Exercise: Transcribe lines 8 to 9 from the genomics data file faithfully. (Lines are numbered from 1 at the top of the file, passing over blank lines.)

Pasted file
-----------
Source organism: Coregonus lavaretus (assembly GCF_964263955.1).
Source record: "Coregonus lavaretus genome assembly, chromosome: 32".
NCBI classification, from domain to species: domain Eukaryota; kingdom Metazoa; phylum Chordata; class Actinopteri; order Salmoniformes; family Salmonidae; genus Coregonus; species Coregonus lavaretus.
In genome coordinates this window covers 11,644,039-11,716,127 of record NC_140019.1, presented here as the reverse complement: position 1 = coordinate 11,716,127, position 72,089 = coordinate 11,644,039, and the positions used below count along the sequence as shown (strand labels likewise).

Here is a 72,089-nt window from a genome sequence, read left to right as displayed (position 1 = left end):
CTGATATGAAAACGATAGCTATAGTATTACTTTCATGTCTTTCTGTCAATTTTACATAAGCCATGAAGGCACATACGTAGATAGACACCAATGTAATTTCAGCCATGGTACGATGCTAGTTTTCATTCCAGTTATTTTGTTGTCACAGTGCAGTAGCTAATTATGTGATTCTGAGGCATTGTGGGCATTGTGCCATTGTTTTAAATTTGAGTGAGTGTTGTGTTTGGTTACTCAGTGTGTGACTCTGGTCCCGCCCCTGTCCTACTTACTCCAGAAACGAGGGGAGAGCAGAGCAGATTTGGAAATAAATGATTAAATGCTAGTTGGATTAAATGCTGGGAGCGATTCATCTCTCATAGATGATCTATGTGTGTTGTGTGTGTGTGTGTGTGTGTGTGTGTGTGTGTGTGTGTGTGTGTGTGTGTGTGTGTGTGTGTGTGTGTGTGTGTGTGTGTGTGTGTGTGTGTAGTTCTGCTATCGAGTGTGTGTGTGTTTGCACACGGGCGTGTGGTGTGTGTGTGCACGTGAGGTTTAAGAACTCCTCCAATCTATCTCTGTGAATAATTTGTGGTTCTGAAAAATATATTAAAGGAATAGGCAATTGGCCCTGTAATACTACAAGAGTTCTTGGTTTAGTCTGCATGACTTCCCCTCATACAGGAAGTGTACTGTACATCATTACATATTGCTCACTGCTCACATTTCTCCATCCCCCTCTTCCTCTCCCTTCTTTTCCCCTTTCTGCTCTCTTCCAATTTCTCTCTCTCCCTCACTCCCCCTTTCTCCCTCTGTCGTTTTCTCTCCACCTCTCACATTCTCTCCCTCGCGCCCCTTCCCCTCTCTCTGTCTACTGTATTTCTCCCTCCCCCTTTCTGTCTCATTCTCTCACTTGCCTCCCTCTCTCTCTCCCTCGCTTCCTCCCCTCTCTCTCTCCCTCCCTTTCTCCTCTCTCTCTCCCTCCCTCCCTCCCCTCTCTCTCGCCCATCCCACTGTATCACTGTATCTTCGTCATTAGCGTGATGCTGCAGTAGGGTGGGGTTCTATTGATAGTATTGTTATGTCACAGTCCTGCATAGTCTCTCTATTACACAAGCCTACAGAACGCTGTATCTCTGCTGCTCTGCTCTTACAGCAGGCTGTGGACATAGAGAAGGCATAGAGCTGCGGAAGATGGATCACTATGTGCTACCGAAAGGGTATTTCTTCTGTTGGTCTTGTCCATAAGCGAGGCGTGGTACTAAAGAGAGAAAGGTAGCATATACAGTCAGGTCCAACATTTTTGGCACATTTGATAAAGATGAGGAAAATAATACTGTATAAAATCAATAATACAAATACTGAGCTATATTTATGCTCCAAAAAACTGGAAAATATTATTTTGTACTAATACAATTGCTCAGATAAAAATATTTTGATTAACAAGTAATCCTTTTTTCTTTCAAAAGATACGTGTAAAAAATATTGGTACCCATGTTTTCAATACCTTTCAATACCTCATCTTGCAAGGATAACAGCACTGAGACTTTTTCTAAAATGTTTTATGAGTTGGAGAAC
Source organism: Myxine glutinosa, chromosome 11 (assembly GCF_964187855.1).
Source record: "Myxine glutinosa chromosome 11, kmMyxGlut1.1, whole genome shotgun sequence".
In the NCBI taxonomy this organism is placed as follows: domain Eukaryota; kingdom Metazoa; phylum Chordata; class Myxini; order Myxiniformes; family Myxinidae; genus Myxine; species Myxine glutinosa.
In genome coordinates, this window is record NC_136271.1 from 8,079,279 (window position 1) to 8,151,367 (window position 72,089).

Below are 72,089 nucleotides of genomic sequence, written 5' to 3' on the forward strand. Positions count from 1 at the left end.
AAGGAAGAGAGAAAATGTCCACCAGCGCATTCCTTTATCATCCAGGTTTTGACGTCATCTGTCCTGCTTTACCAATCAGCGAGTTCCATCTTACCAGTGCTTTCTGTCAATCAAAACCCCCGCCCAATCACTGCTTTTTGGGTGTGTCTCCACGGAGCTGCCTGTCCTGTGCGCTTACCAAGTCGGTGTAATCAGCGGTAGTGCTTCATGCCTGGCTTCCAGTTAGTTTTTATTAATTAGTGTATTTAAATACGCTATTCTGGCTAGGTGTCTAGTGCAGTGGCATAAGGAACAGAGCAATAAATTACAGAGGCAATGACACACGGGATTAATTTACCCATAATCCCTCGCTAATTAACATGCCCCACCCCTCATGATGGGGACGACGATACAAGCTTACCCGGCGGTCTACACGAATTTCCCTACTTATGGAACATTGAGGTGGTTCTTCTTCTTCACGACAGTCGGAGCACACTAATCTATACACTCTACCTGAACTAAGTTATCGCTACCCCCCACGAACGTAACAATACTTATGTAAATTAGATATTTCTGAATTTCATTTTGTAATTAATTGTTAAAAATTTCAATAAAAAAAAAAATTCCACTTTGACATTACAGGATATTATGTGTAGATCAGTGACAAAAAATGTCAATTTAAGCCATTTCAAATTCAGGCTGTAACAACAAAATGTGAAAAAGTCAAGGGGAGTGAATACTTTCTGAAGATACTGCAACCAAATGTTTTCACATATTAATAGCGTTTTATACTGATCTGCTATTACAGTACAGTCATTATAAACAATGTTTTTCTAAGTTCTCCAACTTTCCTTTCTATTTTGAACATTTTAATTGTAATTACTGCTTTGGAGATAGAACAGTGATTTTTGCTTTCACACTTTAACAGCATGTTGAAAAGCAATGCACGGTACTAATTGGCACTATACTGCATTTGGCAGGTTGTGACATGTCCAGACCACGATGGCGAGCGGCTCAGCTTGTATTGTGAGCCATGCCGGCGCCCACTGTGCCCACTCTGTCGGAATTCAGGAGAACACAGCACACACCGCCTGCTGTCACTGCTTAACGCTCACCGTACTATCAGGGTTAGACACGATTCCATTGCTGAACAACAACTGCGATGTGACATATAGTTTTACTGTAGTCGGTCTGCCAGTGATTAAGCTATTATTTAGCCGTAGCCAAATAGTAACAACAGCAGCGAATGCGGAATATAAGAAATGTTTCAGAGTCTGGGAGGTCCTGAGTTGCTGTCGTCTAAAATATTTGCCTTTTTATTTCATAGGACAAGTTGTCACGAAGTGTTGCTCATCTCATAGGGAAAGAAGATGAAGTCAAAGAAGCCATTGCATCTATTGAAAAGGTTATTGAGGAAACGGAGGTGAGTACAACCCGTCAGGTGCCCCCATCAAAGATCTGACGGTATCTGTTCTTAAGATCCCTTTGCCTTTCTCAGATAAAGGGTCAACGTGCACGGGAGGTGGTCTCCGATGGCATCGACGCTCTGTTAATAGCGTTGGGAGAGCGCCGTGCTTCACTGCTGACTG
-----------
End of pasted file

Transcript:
Source record: "Myxine glutinosa chromosome 11, kmMyxGlut1.1, whole genome shotgun sequence".
In the NCBI taxonomy this organism is placed as follows: domain Eukaryota; kingdom Metazoa; phylum Chordata; class Myxini; order Myxiniformes; family Myxinidae; genus Myxine; species Myxine glutinosa.